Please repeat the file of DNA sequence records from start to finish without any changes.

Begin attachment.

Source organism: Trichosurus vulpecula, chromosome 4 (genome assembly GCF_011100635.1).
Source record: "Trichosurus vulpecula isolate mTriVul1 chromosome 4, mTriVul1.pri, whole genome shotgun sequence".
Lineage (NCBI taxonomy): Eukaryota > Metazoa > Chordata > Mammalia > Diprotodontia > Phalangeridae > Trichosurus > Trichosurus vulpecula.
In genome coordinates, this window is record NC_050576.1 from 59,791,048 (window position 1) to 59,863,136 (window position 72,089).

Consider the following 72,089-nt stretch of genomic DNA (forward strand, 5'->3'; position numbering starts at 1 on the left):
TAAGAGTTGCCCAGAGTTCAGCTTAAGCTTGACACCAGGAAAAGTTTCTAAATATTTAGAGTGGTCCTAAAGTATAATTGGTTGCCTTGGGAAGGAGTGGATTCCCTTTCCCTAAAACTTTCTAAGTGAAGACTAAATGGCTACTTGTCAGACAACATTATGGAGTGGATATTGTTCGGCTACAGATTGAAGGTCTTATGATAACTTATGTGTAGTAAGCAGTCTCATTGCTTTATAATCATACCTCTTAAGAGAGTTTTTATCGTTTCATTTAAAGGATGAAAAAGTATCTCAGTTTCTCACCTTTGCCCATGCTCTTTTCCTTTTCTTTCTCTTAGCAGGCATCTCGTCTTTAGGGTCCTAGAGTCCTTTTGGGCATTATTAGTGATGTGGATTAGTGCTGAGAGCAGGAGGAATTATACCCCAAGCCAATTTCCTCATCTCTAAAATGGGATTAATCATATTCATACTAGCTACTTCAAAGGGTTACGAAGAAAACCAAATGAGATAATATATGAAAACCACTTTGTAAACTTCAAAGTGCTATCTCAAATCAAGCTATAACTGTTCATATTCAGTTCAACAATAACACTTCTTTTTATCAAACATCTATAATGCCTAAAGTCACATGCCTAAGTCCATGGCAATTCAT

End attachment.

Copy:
Source organism: Trichosurus vulpecula, chromosome 4 (genome assembly GCF_011100635.1).
Source record: "Trichosurus vulpecula isolate mTriVul1 chromosome 4, mTriVul1.pri, whole genome shotgun sequence".
Lineage (NCBI taxonomy): Eukaryota > Metazoa > Chordata > Mammalia > Diprotodontia > Phalangeridae > Trichosurus > Trichosurus vulpecula.
In genome coordinates, this window is record NC_050576.1 from 59,791,048 (window position 1) to 59,863,136 (window position 72,089).

Consider the following 72,089-nt stretch of genomic DNA (forward strand, 5'->3'; position numbering starts at 1 on the left):
TAAGAGTTGCCCAGAGTTCAGCTTAAGCTTGACACCAGGAAAAGTTTCTAAATATTTAGAGTGGTCCTAAAGTATAATTGGTTGCCTTGGGAAGGAGTGGATTCCCTTTCCCTAAAACTTTCTAAGTGAAGACTAAATGGCTACTTGTCAGACAACATTATGGAGTGGATATTGTTCGGCTACAGATTGAAGGTCTTATGATAACTTATGTGTAGTAAGCAGTCTCATTGCTTTATAATCATACCTCTTAAGAGAGTTTTTATCGTTTCATTTAAAGGATGAAAAAGTATCTCAGTTTCTCACCTTTGCCCATGCTCTTTTCCTTTTCTTTCTCTTAGCAGGCATCTCGTCTTTAGGGTCCTAGAGTCCTTTTGGGCATTATTAGTGATGTGGATTAGTGCTGAGAGCAGGAGGAATTATACCCCAAGCCAATTTCCTCATCTCTAAAATGGGATTAATCATATTCATACTAGCTACTTCAAAGGGTTACGAAGAAAACCAAATGAGATAATATATGAAAACCACTTTGTAAACTTCAAAGTGCTATCTCAAATCAAGCTATAACTGTTCATATTCAGTTCAACAATAACACTTCTTTTTATCAAACATCTATAATGCCTAAAGTCACATGCCTAAGTCCATGGCAATTCAT